Is a postdoctoral fellowship a wise career choice for the newly minted doctoral degree recipient interested in a biomedical research career? The answer to this question used to be an enthusiastic "yes!" Recently, however, the answer has shifted from a strong "yes" to a qualified "maybe." The reason for this shift is relatively simple and has been widely documented: The number of postdocs in training significantly exceeds the projected availability of faculty positions. Moreover, training periods are increasing, and scientists in many disciplines are finding it necessary to do more than one postdoc, often with no permanent position in sight. This harsh reality has resulted in a crisis of expectations among postdocs and has led to an extensive national debate.
As a private voluntary health agency with a long record of funding postdoctoral training, the National Multiple Sclerosis Society has an interest in this issue. Our mission is to end the devastating effects of multiple sclerosis (MS). Postdocs supported through our fellowship programs or our research grants are on the front lines of MS research and undoubtedly play an important role in finding novel treatment and eventually a cure for this disease. We need postdocs! However, it is also clear that if not addressed, the increasing career frustration experienced by current postdocs, particularly in biomedical research, will lead future Ph.D. recipients to opt out of a research career. Such an outcome would compromise our ability to achieve our mission.
So, what can funders do to help resolve this crisis of expectations among the postdoc population? Through their policies and their funding priorities, funding agencies must strive to improve the quality of the postdoctoral experience and limit the retention of individuals in "perennial" postdocs. More specifically, public and private funding agencies can:
Establish policies that emphasize the temporary nature of a postdoc. Ideally, the postdoc training period should be limited to a total of 5 years or less. After 5 years of training, the postdoc should either move to a more permanent senior staff position, or should seek an alternate career. Funding agencies can and should structure their policies to encourage this outcome.
Review on a regular basis the salary and benefits they provide in order to ensure that they are appropriate and competitive. Although this will not solve the problem of diminished career opportunities, adequate compensation will, at a minimum, improve the quality of the postdoctoral experience.
Work with institutions to ensure the fair and equitable treatment of postdocs receiving independent fellowships. It is troubling that at some institutions, postdocs lose their access to health benefits when they succeed in securing independent fellowships. Funding agencies can play a role in encouraging best practices at institutions receiving grant and fellowship monies.
Establish innovative funding programs like the Burroughs-Wellcome Fund Career Award in Biomedical Sciences or our organization?s new Career Transition Fellowship, which facilitate the transition from postdoctoral training to faculty appointment. While these awards are highly competitive and limited in number, they nonetheless represent a step forward that will help bridge this tough career transition.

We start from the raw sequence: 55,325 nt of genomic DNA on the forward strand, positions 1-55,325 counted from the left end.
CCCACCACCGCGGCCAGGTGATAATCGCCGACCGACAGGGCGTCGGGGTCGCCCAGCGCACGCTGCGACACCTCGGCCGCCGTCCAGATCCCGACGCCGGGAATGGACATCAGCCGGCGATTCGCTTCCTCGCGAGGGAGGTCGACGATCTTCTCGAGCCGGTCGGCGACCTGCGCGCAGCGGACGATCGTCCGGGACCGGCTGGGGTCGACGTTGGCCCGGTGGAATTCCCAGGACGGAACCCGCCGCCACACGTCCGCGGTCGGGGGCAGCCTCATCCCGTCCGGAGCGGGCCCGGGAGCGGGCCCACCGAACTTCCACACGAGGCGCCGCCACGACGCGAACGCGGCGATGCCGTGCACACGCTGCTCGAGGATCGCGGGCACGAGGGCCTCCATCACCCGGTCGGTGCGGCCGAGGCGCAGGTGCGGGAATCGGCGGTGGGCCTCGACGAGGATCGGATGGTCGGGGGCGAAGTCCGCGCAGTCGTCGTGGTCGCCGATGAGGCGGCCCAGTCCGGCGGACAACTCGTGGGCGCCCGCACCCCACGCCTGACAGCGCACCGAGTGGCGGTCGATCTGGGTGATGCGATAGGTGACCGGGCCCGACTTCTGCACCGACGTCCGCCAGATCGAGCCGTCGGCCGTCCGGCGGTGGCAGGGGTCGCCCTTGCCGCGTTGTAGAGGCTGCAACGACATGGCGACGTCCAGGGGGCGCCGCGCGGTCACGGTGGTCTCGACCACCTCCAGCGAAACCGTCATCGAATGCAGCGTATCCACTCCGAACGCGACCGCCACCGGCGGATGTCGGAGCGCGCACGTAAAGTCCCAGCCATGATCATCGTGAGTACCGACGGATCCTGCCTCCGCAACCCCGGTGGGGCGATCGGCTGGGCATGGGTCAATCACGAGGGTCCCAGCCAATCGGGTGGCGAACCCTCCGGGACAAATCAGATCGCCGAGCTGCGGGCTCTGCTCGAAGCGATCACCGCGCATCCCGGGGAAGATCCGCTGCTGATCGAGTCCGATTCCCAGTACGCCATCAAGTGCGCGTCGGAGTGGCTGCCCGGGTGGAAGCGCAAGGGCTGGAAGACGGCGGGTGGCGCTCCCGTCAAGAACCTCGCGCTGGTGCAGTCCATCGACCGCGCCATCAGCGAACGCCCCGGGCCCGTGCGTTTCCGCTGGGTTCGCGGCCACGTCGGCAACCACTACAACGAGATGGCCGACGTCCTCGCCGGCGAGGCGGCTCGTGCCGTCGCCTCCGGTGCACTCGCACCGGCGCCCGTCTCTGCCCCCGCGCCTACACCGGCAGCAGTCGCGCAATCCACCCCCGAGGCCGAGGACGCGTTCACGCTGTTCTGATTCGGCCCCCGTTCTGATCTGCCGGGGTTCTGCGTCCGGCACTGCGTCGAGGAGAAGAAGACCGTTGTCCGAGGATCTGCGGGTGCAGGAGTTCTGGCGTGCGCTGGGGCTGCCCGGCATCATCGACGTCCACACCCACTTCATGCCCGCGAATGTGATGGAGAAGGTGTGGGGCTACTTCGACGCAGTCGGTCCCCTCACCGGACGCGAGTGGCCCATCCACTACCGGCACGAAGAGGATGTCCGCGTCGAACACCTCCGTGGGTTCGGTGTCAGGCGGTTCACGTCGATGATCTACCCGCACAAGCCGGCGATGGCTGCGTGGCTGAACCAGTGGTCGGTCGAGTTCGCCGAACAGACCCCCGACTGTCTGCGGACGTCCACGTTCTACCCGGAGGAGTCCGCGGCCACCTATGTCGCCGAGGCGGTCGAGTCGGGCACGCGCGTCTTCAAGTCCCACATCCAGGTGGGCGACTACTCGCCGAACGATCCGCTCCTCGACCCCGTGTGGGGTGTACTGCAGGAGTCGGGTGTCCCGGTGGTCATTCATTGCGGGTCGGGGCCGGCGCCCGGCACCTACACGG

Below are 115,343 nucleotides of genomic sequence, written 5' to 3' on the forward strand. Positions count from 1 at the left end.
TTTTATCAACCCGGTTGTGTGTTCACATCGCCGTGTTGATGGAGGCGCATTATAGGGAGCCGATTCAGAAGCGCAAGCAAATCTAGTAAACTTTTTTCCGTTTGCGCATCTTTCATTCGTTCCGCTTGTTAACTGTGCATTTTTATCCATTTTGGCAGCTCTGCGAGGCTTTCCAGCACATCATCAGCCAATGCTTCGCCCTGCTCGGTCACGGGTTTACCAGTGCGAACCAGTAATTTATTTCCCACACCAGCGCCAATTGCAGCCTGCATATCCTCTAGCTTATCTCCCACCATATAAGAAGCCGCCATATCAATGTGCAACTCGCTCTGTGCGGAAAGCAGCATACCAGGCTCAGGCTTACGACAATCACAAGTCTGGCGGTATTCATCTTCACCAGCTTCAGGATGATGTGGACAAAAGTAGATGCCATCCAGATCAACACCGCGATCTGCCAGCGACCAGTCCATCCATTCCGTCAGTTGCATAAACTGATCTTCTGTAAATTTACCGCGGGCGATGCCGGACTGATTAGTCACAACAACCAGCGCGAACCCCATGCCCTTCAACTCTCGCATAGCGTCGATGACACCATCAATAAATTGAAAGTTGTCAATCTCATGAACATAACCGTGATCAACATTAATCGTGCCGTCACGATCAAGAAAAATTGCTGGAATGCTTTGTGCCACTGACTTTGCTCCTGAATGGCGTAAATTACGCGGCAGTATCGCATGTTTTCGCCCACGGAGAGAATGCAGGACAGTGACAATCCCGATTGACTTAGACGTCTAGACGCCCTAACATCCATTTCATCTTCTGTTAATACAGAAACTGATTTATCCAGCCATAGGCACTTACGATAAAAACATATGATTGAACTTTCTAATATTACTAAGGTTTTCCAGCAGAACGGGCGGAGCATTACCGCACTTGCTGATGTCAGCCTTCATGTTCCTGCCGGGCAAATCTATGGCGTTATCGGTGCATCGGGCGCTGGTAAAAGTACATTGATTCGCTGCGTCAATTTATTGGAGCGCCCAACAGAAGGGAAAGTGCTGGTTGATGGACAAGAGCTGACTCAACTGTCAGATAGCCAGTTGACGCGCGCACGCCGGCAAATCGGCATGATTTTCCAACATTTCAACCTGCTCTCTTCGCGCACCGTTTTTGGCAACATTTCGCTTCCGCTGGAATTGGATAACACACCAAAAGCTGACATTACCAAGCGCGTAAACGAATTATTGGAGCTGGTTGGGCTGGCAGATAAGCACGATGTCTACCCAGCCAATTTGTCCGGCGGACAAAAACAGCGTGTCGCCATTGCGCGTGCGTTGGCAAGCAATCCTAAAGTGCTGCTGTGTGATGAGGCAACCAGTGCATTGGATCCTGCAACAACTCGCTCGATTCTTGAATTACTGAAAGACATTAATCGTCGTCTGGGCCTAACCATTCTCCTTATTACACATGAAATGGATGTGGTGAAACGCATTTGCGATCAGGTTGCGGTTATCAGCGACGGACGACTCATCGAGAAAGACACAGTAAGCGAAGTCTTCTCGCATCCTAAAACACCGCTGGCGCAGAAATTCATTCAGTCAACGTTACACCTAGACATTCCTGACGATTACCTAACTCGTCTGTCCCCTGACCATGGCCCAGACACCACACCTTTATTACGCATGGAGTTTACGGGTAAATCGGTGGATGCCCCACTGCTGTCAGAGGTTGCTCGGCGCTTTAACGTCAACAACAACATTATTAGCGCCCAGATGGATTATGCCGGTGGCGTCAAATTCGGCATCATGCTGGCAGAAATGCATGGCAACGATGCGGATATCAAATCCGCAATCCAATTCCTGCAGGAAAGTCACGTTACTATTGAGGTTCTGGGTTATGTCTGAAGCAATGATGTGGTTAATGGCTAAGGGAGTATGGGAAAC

While there are some steps that funding agencies can take address the question of postdoc production, there are limits. Funding agencies cannot:
Regulate the numbers of Ph.D.s produced in the United States. While funding agencies provide substantial support for graduate education, the number of Ph.D.s produced ultimately rests with academic institutions. Any attempt to control Ph.D. production by withholding or reducing support for graduate students would likely fail and could in the long term do more harm than good.
Mandate that institutions treat postdocs like permanent employees. Funding agencies can encourage institutions to treat trainees equitably, but ultimately the decision of how to classify a postdoc rests with each institution.
Force institutions to create more academic staff positions as an alternative to faculty appointments. Funding agencies can adopt policies that support such staff positions on research grants, but the creation of such positions lies with each institution.
Ultimately, all of the stakeholders bear responsibility for solving the career challenges faced by postdocs.
Prospective graduate students and current graduate students must become more proactive in evaluating their career decisions and actively plan their post-Ph.D. career. Simply focusing on completing the Ph.D. is insufficient. Individuals need to be mindful of the challenges they will face if they choose an academic research career and should plan their postdoctoral training accordingly.
Mentors must pay greater attention to training the fellow for a career in science and should also be open to helping postdocs find career options beyond the traditional career track. All too often, postdocs are discouraged from thinking about alternative careers because mentors cling to the myth that a research career is the only legitimate option for someone with a Ph.D. Such attitudes only exacerbate the problem of postdoc production.
Academic institutions should adopt consistent policies regarding postdoctoral training, should be willing to create staff positions for senior postdocs, and should make career counseling available to postdocs so that they can explore options beyond the laboratory.
Postdocs should continue to organize themselves and make their voices heard. The growth of postdoc associations on university campuses is a positive step and should continue.
The challenge facing the postdoc community is significant. Addressing the problems and working together to implement solutions will take time. However, I am confident that the ongoing conversation will benefit the scientific community at large.